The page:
Sunday, September 22, 2013


I really hate the term "hero" call. The word "hero"should be reserved for people like the military, police, and firemen who actually who's mission is the serve and protect the freedoms we American enjoy. Someone who calls with a Queen High in a $1-$2 game in a $20 pot for $5 should use the term "hero".

A while back I wrote about my poker night at the Luxor with fellow bloggers Lightning , Lucki Ducki, and robvegaspoker , if you need to refresh your memory check it out here. (Sorry if it brings a sore spot for you, Lightning :))

Anyway i wanted to talk about another hand I played that didn't involved any of the poker bloggers. There was another gentlemen playing with us, probably in his mid-40ish, probably the worst player at the table, was into his 4 buy in, and probably his last $100. The other bloggers each took their shots at this guy and managed to chip away at him. Everyone but me, then this hand came:

After this 4th rebuy, he moved from the 8 seat to the 1 seat. I was sitting in the 10 seat. It's folded around to me and see Pocket 6's...I make a standard raise of $8 (As I tossed my $8 in, Lucki Ducki had just racked up and was saying his goodbyes to everyone. I returned the salutations. Lucki Ducki was small talking with Lightning and RobVegaspoker)...mid 40ist guy calls from the button, SB calls, BB folds so we take the flop 3-handed:

Flop comes 7 4 3 rainbow, Small Blind check to me. I bet $12....called by the button, Small blinds Folds. We're now heads up going to the turn. At this point, I'm assigning him to a range of a pair, a suited connector, or maybe something like A-5 or A 6 suited, but being the worst player at the table, I couldn't entirely takeout broadways cards like QJ or KQ out of his range.

Turn brings a King. Although I do think KQ is in his range -- I believe it's in the bottom of his range. I want to bet again here just in case he's playing a hand like A-5 or A-6, cause I'm know he's probably calling. I didn't want to bet too much to drive him away, but at the same time, I want to get value from my hand...I settle on a bet of $20. Instant call from my opponent.

River is a 9. I think this card is a total blank. I thought about the best way to play this hand..I thought betting out again, but I don't think I'm going to get a call from a worst hand. Also, if I get raised, I'm going to be faced with a tough decision even against a titled opponent with a wide range...Checking is probably the best play here, hoping I get a showdown, but be willing to call a modest bet...I tap the felt, and before I could opponent shoves the rest of his chips in..

WOW!! Didn't expect that. I asked for a was $80. With around $70 in the pot, my first instinct was to fold, not because I thought I was beaten but it was something else very tangible, and probably the wrong reason....You see at the time, I was up around $200, and I was nearing the end of my session. I wanted to make sure I booked a win and at the time this hand came up. This, of course, is the wrong way to play poker. If you're playing "scared money", you probably shouldn't be gambling.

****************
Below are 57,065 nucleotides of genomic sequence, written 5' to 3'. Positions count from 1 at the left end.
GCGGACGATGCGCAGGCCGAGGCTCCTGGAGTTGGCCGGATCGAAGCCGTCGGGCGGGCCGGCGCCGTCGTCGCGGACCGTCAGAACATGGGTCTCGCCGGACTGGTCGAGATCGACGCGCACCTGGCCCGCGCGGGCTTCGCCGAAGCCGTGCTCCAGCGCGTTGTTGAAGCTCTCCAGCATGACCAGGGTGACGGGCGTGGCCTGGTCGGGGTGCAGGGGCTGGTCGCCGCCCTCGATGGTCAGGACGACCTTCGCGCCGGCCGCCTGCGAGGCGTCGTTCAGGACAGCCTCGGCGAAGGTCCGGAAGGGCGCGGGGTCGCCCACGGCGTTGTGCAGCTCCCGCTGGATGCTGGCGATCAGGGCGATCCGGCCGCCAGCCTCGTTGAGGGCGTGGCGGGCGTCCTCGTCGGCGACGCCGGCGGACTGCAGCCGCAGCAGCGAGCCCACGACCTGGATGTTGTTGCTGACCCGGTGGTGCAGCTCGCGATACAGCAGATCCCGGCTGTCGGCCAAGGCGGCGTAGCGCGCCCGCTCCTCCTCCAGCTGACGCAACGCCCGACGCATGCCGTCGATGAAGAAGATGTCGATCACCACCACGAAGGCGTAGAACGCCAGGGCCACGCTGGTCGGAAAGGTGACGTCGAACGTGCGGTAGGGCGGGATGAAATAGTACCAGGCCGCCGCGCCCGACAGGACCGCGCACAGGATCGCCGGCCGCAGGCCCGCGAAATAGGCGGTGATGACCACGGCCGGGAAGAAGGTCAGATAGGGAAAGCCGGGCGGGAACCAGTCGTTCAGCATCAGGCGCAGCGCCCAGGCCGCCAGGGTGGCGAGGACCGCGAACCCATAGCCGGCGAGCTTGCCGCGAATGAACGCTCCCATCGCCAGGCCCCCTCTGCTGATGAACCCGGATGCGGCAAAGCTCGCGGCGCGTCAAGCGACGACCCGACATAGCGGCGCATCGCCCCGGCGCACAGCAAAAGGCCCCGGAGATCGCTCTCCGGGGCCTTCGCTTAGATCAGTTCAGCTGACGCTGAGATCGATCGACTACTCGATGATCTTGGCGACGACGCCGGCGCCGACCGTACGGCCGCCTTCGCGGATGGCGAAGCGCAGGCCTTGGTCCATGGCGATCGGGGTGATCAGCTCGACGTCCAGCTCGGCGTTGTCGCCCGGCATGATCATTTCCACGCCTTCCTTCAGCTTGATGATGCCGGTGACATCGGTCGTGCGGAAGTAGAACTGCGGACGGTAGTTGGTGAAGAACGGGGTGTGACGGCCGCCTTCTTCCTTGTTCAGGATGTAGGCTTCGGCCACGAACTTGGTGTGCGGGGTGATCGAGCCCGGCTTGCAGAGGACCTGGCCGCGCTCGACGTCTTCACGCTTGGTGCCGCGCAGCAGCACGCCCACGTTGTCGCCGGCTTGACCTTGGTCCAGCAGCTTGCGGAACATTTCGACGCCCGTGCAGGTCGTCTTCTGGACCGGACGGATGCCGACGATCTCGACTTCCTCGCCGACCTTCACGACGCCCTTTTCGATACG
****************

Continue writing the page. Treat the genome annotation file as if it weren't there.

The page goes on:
As I thought about what to do, the thought crossed my mind, "You can't play scared, you gotta to with your gut. If you're wrong at least you were true to yourself" I began ruffling the chips faster and faster as time inched by..felt like forever..then I did something I've never done.

"Can I show my hand?" I asked the dealer. Most poker rooms, the ruling is always if it's heads up you can show your hand, but occasionally you come across a room who rules the  hand is dead even if it's heads up, so I wanted to get clarification from the dealer.

"Yes you can." The dealer started.

I flipped over my pocket 6's, immediately placing a chip on it to indicate that I wasn't folding. At the corner of my eye, I could see my opponent leaning on his open mouth, covering his mouth, and he kept his eyes squarely on the flop. As I was I riffling my chips I looked over to my right, where another $1-$2 game was running -- that one was a wild game where I could honestly say there had to have been 3K-4K chips on the table. At that moment, I wish I was at that game.....I looked back at my opponent and saw him glance at me, then back at the flop, then at me....His eyes darting back and forth like one of those cat-eyes clocks which rotates with every passing second.

Then I saw something my opponent did which helped me make a decision -- it was subtle move, something I probably wouldn't have if I wasn't paying attention: in the midst of darting his eyes back and forth...He quickly looked his chips, then looked down....It's a pattern I've seen many times when I'm dealing usually indicating a bluff....A second later, I pushed my chip towards the pot and announced call....My opponent mucked his hand instantly and stormed out of the poker room, talking to no one in particular, "I can't believe he made that call!!!!!"

As I raked the pot, I got congrats from Lightning and Robvegaspoker, "Great call" Coming from those guys, it meant a lot...LuckiDucki said goodbye once again, and left....Soon after, Robvegaspoker and I left....What a great night of poker playing with my poker blogger friend and having a winning session.

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